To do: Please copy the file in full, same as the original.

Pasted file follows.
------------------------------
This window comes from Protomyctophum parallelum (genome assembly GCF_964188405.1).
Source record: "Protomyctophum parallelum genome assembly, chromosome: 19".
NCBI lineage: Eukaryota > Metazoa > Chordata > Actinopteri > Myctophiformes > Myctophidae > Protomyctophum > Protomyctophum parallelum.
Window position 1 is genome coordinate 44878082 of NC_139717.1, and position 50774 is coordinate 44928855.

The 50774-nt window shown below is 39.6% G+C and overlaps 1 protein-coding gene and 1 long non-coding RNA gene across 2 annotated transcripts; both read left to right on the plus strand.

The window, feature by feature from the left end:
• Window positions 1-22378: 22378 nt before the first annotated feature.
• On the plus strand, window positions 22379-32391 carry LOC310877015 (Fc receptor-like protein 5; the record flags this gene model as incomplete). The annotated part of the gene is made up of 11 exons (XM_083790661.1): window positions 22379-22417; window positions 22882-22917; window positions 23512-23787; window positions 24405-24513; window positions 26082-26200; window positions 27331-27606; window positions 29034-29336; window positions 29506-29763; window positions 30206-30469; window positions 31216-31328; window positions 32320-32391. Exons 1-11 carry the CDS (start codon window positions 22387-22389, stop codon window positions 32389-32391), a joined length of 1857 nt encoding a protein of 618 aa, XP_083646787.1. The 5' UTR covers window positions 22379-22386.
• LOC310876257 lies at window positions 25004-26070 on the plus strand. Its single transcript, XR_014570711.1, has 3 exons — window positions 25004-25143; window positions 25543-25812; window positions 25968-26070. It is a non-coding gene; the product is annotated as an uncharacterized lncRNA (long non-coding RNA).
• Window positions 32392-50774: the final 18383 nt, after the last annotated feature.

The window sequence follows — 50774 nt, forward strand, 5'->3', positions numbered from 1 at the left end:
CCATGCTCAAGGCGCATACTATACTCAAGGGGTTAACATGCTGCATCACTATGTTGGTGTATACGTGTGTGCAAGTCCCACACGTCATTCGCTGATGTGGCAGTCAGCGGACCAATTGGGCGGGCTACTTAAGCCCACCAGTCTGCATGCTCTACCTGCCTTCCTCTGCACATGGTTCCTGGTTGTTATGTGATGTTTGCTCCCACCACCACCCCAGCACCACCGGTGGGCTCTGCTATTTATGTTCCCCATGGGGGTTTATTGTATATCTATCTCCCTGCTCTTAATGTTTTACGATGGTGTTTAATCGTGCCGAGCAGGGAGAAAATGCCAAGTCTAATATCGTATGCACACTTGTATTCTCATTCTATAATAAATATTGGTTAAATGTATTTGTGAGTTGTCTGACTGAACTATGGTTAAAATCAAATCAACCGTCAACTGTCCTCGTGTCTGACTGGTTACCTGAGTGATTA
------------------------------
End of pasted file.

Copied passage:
This window comes from Protomyctophum parallelum (genome assembly GCF_964188405.1).
Source record: "Protomyctophum parallelum genome assembly, chromosome: 19".
NCBI lineage: Eukaryota > Metazoa > Chordata > Actinopteri > Myctophiformes > Myctophidae > Protomyctophum > Protomyctophum parallelum.
Window position 1 is genome coordinate 44878082 of NC_139717.1, and position 50774 is coordinate 44928855.

The 50774-nt window shown below is 39.6% G+C and overlaps 1 protein-coding gene and 1 long non-coding RNA gene across 2 annotated transcripts; both read left to right on the plus strand.

The window, feature by feature from the left end:
• Window positions 1-22378: 22378 nt before the first annotated feature.
• On the plus strand, window positions 22379-32391 carry LOC310877015 (Fc receptor-like protein 5; the record flags this gene model as incomplete). The annotated part of the gene is made up of 11 exons (XM_083790661.1): window positions 22379-22417; window positions 22882-22917; window positions 23512-23787; window positions 24405-24513; window positions 26082-26200; window positions 27331-27606; window positions 29034-29336; window positions 29506-29763; window positions 30206-30469; window positions 31216-31328; window positions 32320-32391. Exons 1-11 carry the CDS (start codon window positions 22387-22389, stop codon window positions 32389-32391), a joined length of 1857 nt encoding a protein of 618 aa, XP_083646787.1. The 5' UTR covers window positions 22379-22386.
• LOC310876257 lies at window positions 25004-26070 on the plus strand. Its single transcript, XR_014570711.1, has 3 exons — window positions 25004-25143; window positions 25543-25812; window positions 25968-26070. It is a non-coding gene; the product is annotated as an uncharacterized lncRNA (long non-coding RNA).
• Window positions 32392-50774: the final 18383 nt, after the last annotated feature.

The window sequence follows — 50774 nt, forward strand, 5'->3', positions numbered from 1 at the left end:
CCATGCTCAAGGCGCATACTATACTCAAGGGGTTAACATGCTGCATCACTATGTTGGTGTATACGTGTGTGCAAGTCCCACACGTCATTCGCTGATGTGGCAGTCAGCGGACCAATTGGGCGGGCTACTTAAGCCCACCAGTCTGCATGCTCTACCTGCCTTCCTCTGCACATGGTTCCTGGTTGTTATGTGATGTTTGCTCCCACCACCACCCCAGCACCACCGGTGGGCTCTGCTATTTATGTTCCCCATGGGGGTTTATTGTATATCTATCTCCCTGCTCTTAATGTTTTACGATGGTGTTTAATCGTGCCGAGCAGGGAGAAAATGCCAAGTCTAATATCGTATGCACACTTGTATTCTCATTCTATAATAAATATTGGTTAAATGTATTTGTGAGTTGTCTGACTGAACTATGGTTAAAATCAAATCAACCGTCAACTGTCCTCGTGTCTGACTGGTTACCTGAGTGATTA